Few views are as stunning as the Gualala River snaking its way to the Pacific Ocean. Gualala Point Regional Park is at the southern end of Mendocino County. The park entrance is just over the county line in Sonoma County. Turn west on the south side of the Gualala River Bridge. This large park has a river, beach, redwoods, trails, a visitor center, and campgrounds. You can picnic on tables, benches, and on the beach. There are restrooms, water, and sheltered picnic tables. A $7 day-use fee is collected at the entrance.
2. Salute Squadrons Buzzing The Mendocino Coast
Pelican Bluffs Trail takes you on a 2.2-mile walk to the coast’s distinctive towering white bluffs. Squadrons of low-flying pelicans frequently pass the area. These beautiful geological formations are often compared to England’s Dover. There are picnic tables and benches for picnicking. Pelican Bluffs is between mile markers 14.3 and 13.5 on Highway 1, south of Point Arena.
3. Free Your Inner Sculptor
Navarro River Beach is a place to spend the day picnicking and driftwood collecting. The Navarro River joins the Pacific at this beach, bringing with it many branches and fallen trees. Beachgoers and campers build art, shelter, and some hard-to-describe things from the driftwood that frequently covers the beach. There are picnic tables and fire rings, so don’t forget the marshmallows.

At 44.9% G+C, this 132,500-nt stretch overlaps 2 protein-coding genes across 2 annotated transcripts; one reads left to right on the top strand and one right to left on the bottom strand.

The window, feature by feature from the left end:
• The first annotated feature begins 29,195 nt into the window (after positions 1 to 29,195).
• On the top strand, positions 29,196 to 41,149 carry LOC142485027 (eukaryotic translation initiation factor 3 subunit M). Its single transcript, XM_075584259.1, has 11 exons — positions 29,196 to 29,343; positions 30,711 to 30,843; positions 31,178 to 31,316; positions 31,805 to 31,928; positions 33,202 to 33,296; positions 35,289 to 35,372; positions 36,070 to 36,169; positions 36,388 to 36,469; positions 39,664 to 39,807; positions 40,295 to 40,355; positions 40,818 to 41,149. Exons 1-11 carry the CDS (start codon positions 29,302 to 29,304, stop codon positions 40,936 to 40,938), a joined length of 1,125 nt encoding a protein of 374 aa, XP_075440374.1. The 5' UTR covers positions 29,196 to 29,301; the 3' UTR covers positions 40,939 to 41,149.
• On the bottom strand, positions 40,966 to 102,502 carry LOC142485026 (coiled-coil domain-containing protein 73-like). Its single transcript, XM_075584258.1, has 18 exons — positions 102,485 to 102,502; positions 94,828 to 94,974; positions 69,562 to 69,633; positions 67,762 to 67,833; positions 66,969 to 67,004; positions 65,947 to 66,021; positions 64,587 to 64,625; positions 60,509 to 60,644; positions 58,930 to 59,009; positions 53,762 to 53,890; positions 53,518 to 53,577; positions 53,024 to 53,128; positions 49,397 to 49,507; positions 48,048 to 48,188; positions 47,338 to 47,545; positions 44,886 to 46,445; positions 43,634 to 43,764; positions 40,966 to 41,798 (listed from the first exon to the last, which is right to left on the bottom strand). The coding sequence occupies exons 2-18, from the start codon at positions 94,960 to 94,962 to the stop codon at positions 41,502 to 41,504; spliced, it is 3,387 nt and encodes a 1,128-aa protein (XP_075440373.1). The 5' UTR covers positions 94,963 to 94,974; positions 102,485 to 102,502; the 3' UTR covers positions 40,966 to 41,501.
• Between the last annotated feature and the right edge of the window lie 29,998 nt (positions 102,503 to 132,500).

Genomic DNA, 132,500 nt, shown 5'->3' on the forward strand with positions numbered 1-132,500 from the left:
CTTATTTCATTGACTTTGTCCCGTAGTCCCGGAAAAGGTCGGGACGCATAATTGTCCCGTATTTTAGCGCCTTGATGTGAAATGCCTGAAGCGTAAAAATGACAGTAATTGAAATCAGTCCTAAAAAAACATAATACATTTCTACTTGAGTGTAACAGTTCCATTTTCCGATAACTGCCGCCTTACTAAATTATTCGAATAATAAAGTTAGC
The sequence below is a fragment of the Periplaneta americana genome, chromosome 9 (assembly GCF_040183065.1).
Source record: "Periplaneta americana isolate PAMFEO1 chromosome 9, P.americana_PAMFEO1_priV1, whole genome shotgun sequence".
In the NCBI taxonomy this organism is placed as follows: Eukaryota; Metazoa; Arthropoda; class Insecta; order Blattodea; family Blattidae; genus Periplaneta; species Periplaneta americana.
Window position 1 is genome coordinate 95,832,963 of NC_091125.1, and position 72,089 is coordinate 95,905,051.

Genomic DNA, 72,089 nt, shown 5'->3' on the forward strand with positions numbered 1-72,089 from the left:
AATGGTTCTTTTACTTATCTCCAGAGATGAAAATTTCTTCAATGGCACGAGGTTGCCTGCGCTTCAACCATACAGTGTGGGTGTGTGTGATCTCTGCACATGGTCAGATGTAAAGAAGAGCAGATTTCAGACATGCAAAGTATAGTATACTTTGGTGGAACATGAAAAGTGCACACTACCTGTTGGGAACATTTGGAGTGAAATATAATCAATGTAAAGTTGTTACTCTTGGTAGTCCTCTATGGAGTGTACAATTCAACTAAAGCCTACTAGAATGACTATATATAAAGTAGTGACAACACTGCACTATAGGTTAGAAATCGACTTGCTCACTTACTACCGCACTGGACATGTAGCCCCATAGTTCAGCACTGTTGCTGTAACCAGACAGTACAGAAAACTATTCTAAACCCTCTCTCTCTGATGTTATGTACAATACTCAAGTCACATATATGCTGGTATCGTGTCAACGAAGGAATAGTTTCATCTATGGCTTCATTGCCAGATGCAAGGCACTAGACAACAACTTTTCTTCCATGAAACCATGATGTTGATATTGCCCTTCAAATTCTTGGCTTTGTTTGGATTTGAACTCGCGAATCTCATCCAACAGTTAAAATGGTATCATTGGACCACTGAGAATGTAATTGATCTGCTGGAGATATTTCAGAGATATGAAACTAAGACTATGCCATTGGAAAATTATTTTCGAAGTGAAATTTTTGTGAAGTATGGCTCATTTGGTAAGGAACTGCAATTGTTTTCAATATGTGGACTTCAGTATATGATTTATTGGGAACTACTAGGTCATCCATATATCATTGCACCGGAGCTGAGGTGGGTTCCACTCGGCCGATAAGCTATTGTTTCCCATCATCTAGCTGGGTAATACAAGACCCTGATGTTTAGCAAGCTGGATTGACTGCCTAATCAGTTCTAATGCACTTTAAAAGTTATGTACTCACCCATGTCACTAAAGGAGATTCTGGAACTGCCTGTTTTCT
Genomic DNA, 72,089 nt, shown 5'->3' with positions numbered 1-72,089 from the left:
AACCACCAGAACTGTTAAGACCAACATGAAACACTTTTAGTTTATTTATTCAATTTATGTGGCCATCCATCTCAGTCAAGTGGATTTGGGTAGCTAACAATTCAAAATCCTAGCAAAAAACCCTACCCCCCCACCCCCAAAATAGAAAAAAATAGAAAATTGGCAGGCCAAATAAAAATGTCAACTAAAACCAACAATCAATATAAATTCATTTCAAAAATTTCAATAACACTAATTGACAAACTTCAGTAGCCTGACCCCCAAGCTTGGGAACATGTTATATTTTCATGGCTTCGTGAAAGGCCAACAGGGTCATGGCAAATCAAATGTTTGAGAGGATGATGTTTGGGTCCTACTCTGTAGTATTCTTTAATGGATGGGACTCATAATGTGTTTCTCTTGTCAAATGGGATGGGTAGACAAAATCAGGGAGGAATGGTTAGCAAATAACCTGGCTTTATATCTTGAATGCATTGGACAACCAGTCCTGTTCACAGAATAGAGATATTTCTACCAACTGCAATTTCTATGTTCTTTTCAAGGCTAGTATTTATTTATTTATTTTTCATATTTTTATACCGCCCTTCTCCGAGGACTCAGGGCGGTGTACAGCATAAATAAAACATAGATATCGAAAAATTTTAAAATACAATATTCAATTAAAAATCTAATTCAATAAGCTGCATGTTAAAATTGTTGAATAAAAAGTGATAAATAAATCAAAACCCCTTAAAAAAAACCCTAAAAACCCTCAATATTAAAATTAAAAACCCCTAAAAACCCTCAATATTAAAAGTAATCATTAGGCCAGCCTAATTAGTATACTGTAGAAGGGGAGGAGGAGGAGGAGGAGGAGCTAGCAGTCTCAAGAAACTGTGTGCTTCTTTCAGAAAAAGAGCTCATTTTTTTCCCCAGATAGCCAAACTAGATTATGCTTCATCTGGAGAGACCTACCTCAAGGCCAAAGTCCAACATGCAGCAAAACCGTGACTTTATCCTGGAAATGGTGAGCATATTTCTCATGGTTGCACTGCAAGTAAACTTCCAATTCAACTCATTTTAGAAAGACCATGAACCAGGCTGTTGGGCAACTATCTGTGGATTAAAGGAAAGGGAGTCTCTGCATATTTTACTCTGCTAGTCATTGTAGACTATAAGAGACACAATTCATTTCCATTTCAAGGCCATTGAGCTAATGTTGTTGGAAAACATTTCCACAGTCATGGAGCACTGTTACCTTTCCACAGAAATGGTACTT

Navarro Beach Campground is at the mouth of the Navarro River on the Pacific Ocean. Cross Navarro River Bridge and take the access road on the right.
4. See A Big River On The Mendocino Coast
Big River Beach at Mendocino Headlands State Park is another place where a river empties into the Pacific. As the name suggests, it is a very big river. The ocean view here includes the river strongly affected by the Pacific tides. Also a driftwood beach, it’s a great place to make and see art made from nature’s castoffs. A few picnic tables are available here. From Highway 1, on the north side of Big River Bridge, turn east on N Big River Road.
5. Go To The Light